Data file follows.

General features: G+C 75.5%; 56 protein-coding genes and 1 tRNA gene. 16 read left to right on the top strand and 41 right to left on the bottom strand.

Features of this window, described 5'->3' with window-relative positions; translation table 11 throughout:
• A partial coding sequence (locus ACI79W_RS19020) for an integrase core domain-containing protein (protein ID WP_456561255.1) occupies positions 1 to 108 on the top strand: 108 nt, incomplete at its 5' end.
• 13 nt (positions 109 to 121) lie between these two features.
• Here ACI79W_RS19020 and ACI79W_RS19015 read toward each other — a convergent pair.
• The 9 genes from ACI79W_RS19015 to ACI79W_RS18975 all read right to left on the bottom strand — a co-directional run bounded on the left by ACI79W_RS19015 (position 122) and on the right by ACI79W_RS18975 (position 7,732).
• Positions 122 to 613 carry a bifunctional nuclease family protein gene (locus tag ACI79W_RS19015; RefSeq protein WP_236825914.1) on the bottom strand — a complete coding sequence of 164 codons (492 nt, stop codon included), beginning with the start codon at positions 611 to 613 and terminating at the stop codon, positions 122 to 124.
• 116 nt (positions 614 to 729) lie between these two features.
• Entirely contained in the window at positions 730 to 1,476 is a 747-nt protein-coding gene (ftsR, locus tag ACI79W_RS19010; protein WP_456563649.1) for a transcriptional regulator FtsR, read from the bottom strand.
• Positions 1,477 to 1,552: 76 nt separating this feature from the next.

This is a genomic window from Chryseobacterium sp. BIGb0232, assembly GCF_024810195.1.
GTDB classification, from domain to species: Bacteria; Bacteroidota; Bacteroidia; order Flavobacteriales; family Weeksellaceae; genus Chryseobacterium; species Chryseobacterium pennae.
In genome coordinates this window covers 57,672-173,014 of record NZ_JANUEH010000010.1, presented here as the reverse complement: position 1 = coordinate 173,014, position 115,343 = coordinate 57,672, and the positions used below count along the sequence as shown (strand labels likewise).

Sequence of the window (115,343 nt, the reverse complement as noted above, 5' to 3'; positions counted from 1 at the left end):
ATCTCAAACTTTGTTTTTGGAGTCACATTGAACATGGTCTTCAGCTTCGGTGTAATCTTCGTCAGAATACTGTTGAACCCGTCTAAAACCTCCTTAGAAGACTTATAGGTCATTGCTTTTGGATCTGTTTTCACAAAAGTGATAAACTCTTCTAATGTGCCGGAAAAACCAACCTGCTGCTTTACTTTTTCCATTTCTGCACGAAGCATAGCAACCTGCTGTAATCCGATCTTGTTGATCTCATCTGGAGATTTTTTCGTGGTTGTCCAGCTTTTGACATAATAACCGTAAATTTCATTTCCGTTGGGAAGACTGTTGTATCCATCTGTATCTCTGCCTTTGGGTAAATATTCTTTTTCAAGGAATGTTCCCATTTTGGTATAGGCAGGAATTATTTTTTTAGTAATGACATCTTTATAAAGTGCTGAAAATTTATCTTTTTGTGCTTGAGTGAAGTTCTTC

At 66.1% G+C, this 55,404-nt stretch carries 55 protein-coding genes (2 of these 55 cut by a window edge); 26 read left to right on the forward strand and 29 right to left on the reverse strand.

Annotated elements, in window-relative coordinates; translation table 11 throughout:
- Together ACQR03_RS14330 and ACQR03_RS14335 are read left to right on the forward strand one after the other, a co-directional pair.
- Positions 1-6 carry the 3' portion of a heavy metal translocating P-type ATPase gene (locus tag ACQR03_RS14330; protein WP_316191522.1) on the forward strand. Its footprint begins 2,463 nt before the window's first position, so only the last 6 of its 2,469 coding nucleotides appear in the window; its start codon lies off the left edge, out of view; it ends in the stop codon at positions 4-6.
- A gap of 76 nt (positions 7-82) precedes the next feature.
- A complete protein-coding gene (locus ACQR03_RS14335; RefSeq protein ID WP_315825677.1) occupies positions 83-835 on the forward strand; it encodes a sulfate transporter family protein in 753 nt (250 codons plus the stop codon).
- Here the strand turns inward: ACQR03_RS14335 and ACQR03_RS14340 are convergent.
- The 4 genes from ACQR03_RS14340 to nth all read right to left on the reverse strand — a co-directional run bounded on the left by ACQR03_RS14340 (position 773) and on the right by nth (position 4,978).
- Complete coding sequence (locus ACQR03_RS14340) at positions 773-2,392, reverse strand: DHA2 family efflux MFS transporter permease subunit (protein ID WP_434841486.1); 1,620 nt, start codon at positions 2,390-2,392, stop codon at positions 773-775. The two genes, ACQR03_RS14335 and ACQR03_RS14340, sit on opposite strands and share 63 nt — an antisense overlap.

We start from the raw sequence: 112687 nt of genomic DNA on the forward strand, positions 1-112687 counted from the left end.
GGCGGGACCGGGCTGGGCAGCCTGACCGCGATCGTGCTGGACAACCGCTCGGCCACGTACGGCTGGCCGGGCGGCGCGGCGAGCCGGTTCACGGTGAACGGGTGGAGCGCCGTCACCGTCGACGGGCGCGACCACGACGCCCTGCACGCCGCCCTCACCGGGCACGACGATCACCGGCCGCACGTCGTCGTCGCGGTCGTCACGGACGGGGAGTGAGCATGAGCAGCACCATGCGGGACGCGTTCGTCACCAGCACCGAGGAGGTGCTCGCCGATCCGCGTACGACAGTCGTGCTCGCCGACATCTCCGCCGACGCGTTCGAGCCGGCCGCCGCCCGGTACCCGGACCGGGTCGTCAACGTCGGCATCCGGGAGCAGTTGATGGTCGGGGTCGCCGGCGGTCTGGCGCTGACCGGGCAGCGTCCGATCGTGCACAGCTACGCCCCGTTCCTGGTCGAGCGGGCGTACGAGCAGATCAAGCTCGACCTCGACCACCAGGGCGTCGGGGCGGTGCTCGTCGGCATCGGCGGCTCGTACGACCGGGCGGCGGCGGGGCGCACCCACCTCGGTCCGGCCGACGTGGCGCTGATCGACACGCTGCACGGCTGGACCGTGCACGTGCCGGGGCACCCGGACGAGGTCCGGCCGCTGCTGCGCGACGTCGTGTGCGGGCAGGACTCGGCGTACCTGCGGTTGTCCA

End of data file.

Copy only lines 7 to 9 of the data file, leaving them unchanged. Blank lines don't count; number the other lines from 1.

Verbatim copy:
• Positions 122 to 613 carry a bifunctional nuclease family protein gene (locus tag ACI79W_RS19015; RefSeq protein WP_236825914.1) on the bottom strand — a complete coding sequence of 164 codons (492 nt, stop codon included), beginning with the start codon at positions 611 to 613 and terminating at the stop codon, positions 122 to 124.
• 116 nt (positions 614 to 729) lie between these two features.
• Entirely contained in the window at positions 730 to 1,476 is a 747-nt protein-coding gene (ftsR, locus tag ACI79W_RS19010; protein WP_456563649.1) for a transcriptional regulator FtsR, read from the bottom strand.